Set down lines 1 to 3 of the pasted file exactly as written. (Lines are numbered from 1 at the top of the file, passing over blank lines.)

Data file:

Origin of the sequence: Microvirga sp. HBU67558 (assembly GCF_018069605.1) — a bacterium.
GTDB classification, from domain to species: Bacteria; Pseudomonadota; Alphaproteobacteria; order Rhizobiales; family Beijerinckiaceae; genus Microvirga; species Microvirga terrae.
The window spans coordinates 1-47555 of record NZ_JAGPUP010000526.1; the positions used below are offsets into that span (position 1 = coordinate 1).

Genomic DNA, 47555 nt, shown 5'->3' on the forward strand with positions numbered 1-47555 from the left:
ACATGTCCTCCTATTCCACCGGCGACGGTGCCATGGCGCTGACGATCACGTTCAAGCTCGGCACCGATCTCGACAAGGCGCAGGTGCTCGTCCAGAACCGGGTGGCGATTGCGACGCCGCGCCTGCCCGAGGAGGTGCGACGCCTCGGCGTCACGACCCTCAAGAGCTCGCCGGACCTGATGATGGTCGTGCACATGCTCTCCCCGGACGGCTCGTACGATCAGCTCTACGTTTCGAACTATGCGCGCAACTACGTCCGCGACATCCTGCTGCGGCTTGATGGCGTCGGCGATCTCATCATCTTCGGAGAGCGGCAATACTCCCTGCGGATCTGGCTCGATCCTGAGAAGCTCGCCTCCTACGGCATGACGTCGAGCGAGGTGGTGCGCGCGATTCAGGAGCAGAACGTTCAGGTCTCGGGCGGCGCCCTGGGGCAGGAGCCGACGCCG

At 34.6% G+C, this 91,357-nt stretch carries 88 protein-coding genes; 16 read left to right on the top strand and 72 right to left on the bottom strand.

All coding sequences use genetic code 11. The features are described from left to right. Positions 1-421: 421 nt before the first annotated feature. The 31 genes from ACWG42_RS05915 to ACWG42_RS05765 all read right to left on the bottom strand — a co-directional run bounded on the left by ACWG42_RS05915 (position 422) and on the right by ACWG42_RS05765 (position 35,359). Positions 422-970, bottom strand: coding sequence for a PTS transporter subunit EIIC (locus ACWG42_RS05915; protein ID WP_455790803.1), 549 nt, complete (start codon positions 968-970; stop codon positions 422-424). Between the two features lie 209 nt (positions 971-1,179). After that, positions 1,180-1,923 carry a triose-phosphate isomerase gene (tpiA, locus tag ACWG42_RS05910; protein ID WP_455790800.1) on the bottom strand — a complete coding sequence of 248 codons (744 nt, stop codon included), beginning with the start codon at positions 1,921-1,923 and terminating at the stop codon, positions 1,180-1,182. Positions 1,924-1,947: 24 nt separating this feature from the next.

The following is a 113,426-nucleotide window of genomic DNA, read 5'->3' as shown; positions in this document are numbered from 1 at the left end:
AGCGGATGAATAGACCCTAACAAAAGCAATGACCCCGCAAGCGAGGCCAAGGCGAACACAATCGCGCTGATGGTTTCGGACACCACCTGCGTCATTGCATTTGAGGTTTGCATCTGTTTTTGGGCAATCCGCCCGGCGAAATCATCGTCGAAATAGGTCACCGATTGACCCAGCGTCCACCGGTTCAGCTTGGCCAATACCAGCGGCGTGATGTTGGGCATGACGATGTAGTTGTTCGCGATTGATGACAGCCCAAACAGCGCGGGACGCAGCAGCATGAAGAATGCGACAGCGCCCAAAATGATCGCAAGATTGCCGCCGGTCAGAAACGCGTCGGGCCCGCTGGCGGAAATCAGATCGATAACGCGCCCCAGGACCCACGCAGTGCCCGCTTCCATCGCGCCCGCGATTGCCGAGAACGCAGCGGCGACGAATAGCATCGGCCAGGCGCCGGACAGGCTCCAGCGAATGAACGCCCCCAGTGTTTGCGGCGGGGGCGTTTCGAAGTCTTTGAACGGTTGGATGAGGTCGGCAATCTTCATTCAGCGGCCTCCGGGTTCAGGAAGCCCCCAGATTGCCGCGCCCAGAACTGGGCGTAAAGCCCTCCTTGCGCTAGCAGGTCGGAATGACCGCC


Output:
Origin of the sequence: Microvirga sp. HBU67558 (assembly GCF_018069605.1) — a bacterium.
GTDB classification, from domain to species: Bacteria; Pseudomonadota; Alphaproteobacteria; order Rhizobiales; family Beijerinckiaceae; genus Microvirga; species Microvirga terrae.
The window spans coordinates 1-47555 of record NZ_JAGPUP010000526.1; the positions used below are offsets into that span (position 1 = coordinate 1).